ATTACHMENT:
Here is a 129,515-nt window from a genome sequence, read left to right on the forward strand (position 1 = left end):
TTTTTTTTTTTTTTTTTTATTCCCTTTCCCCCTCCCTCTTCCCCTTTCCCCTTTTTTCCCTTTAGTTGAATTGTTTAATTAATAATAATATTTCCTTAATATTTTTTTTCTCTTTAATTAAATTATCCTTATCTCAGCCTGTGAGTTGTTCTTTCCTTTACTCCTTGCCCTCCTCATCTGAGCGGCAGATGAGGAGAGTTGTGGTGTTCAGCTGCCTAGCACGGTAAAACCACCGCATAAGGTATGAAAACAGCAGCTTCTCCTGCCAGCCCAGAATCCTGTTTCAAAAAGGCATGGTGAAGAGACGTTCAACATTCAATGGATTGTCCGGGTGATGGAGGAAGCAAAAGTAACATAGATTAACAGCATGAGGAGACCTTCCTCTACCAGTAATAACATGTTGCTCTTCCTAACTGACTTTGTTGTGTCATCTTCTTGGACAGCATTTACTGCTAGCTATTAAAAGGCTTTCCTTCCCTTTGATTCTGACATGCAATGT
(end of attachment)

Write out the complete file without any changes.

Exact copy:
Here is a 129,515-nt window from a genome sequence, read left to right on the forward strand (position 1 = left end):
TTTTTTTTTTTTTTTTTTATTCCCTTTCCCCCTCCCTCTTCCCCTTTCCCCTTTTTTCCCTTTAGTTGAATTGTTTAATTAATAATAATATTTCCTTAATATTTTTTTTCTCTTTAATTAAATTATCCTTATCTCAGCCTGTGAGTTGTTCTTTCCTTTACTCCTTGCCCTCCTCATCTGAGCGGCAGATGAGGAGAGTTGTGGTGTTCAGCTGCCTAGCACGGTAAAACCACCGCATAAGGTATGAAAACAGCAGCTTCTCCTGCCAGCCCAGAATCCTGTTTCAAAAAGGCATGGTGAAGAGACGTTCAACATTCAATGGATTGTCCGGGTGATGGAGGAAGCAAAAGTAACATAGATTAACAGCATGAGGAGACCTTCCTCTACCAGTAATAACATGTTGCTCTTCCTAACTGACTTTGTTGTGTCATCTTCTTGGACAGCATTTACTGCTAGCTATTAAAAGGCTTTCCTTCCCTTTGATTCTGACATGCAATGT